Pope Francis to Attend COP28 Climate Change Conference in Dubai in December

Pope Francis presides over his weekly general audience in St. Peter's Square at the Vatican on Oct. 18, 2023. | Credit: Vatican Media

Pope Francis said in an Italian television interview on Wednesday that he intends to travel to Dubai, United Arab Emirates, for the COP28 climate change conference in early December.

“I believe I depart on the 1st [of December] and stay until the 3rd. I’ll be there three days,” the pope said on the Italian state television network RAI in an interview broadcast on the evening of Nov. 1.

Francis did not provide further details on the schedule of the trip, which had been rumored but is not yet formally announced by the Vatican.

The pope met the president-designate of COP28 UAE, Sultan Al Jaber, at the Vatican in mid-October. The climate change summit will take place at the Expo City Dubai Nov. 30–Dec. 12.

The United Nations annual climate change conference, known as the “Conference of the Parties” (COP), includes governments that have signed the U.N. Framework Convention on Climate Change, the Kyoto Protocol, and/or the Paris Agreement.


The summit, held in a different country every year, is an opportunity for world leaders, representing state and nonstate actors, to meet and discuss policy goals that seek to establish common — and often ambitious — goals for climate change mitigation.

It will be Pope Francis’ second time traveling to the Middle Eastern country. In February 2019, he visited the UAE capital, Abu Dhabi, to promote interreligious dialogue and support the small Christian minority.

During the Feb. 3–5, 2019, trip, he signed the “Document on Human Fraternity for World Peace and Living Together” with the grand imam of al-Azhar, Ahmed el-Tayeb.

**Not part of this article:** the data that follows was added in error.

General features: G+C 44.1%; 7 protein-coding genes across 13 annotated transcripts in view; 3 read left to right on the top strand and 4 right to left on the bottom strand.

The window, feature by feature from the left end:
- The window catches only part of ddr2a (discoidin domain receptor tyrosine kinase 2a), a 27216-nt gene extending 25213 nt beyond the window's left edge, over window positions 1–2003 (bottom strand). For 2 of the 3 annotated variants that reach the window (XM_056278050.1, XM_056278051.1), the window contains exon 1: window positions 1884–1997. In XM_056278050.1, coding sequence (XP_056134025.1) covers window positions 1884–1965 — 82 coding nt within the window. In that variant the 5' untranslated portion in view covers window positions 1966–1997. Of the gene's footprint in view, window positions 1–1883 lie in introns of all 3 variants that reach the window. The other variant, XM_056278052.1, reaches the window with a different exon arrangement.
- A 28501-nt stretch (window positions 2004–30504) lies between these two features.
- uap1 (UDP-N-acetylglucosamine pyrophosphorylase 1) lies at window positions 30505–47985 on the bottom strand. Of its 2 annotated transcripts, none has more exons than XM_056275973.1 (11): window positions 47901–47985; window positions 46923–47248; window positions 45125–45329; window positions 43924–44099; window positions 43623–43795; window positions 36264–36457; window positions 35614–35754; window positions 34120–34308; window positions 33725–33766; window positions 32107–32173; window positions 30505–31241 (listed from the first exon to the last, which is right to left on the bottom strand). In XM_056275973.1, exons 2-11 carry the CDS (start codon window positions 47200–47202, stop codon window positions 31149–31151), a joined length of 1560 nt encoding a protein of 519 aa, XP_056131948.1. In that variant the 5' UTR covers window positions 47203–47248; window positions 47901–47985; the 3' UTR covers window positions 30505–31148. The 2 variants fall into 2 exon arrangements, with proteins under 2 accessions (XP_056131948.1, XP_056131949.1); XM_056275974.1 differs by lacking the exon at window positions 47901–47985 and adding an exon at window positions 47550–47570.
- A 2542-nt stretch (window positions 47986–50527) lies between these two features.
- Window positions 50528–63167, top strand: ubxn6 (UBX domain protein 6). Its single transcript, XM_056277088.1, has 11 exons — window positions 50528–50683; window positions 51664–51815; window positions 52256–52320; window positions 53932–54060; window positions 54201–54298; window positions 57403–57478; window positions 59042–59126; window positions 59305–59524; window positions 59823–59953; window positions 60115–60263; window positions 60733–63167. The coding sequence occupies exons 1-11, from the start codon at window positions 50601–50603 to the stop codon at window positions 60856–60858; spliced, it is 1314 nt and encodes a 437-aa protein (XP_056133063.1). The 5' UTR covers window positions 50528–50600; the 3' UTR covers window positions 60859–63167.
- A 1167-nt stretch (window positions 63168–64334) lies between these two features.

Francis was the first pope to ever visit the Arabian peninsula.

Climate issues and the environment have been a priority of Pope Francis’ pontificate.

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On Oct. 4, he released his second major document on the topic, the apostolic exhortation Laudate Deum (“Praise God”), in which he warned of “grave consequences” if humanity continues to ignore the threat of climate change.

In the Nov. 1 interview with RAI, Pope Francis recalled how he had decided to write his first document on the topic, the 2015 encyclical Laudato Si, ahead of the COP21 summit in Paris.

“The Paris meeting was the best meeting of all,” he said, because “after Paris everyone went backwards and it takes courage to move forward in this.”

Hannah Brockhaus is Catholic News Agency's senior Rome correspondent. She grew up in Omaha, Nebraska, and has a degree in English from Truman State University in Missouri.